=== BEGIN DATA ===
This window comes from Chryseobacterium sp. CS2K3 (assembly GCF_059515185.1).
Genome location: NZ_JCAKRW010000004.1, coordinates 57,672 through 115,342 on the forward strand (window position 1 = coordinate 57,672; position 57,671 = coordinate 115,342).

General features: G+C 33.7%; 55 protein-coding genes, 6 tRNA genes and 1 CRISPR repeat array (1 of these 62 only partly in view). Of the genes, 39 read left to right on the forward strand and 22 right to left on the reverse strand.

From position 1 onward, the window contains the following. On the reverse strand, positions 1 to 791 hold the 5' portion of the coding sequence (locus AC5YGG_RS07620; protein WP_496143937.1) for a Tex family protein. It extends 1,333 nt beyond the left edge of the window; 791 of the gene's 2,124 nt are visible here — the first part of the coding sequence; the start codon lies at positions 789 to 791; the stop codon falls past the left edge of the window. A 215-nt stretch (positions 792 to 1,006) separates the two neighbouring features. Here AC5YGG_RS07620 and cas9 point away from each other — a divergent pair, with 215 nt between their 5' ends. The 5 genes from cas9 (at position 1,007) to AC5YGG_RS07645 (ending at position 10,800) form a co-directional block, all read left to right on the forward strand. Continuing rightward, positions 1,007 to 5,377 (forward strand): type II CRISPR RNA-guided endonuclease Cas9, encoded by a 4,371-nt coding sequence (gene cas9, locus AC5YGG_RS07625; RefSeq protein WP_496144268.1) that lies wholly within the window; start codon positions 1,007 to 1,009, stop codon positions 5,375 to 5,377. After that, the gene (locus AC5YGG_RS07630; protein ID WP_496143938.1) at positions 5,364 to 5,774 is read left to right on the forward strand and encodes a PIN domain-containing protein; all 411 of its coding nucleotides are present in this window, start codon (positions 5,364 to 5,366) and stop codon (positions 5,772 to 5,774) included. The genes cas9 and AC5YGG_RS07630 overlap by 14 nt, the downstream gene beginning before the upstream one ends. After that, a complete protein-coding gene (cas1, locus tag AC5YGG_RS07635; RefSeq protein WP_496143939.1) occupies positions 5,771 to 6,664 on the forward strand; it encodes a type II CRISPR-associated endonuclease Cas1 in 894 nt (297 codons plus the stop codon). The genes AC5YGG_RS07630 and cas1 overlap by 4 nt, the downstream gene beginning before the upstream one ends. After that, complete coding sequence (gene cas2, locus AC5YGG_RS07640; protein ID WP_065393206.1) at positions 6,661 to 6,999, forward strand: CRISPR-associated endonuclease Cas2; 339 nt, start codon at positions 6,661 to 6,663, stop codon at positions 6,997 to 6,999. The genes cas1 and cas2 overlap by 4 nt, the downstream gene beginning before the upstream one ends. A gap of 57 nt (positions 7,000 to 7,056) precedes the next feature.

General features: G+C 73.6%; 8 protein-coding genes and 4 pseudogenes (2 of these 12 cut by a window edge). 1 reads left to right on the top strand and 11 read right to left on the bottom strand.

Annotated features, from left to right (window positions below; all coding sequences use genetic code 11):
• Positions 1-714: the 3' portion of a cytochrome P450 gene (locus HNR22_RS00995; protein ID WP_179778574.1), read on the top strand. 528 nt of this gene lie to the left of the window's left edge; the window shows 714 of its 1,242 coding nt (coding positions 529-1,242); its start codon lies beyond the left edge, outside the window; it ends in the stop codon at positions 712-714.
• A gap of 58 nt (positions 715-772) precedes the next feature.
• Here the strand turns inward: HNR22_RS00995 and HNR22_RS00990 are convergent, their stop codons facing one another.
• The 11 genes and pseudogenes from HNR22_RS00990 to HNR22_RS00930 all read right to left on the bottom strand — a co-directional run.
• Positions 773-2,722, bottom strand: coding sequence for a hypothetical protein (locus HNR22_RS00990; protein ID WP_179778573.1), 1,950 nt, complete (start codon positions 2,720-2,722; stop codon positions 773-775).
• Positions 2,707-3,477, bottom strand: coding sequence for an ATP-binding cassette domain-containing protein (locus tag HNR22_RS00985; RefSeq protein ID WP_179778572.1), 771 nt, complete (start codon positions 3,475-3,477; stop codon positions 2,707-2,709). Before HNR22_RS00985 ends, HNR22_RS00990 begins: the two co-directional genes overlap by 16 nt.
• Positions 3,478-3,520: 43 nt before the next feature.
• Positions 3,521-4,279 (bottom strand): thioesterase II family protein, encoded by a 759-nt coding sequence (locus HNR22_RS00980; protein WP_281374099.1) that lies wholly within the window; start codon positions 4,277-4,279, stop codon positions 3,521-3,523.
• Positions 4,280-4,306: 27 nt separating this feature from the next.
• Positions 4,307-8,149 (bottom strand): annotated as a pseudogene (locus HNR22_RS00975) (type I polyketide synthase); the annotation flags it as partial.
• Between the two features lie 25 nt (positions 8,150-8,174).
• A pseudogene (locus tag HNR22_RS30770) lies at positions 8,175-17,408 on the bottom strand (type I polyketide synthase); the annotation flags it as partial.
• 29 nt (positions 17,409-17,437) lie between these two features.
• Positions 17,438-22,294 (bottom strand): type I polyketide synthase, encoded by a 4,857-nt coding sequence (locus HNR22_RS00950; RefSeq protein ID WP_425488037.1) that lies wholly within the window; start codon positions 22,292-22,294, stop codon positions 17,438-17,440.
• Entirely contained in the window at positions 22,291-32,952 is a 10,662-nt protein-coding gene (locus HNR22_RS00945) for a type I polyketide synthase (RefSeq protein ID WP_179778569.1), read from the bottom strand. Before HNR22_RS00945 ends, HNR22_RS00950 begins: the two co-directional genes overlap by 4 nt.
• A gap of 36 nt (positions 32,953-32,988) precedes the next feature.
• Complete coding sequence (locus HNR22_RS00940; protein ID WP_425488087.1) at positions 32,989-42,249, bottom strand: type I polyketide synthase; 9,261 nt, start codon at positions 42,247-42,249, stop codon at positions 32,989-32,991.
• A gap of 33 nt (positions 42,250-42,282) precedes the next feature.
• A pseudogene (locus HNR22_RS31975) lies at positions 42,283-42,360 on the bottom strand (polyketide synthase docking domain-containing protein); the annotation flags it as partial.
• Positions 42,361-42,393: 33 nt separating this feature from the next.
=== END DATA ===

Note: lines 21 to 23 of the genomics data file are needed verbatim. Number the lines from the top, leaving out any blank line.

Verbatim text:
• Entirely contained in the window at positions 22,291-32,952 is a 10,662-nt protein-coding gene (locus HNR22_RS00945) for a type I polyketide synthase (RefSeq protein ID WP_179778569.1), read from the bottom strand. Before HNR22_RS00945 ends, HNR22_RS00950 begins: the two co-directional genes overlap by 4 nt.
• A gap of 36 nt (positions 32,953-32,988) precedes the next feature.
• Complete coding sequence (locus HNR22_RS00940; protein ID WP_425488087.1) at positions 32,989-42,249, bottom strand: type I polyketide synthase; 9,261 nt, start codon at positions 42,247-42,249, stop codon at positions 32,989-32,991.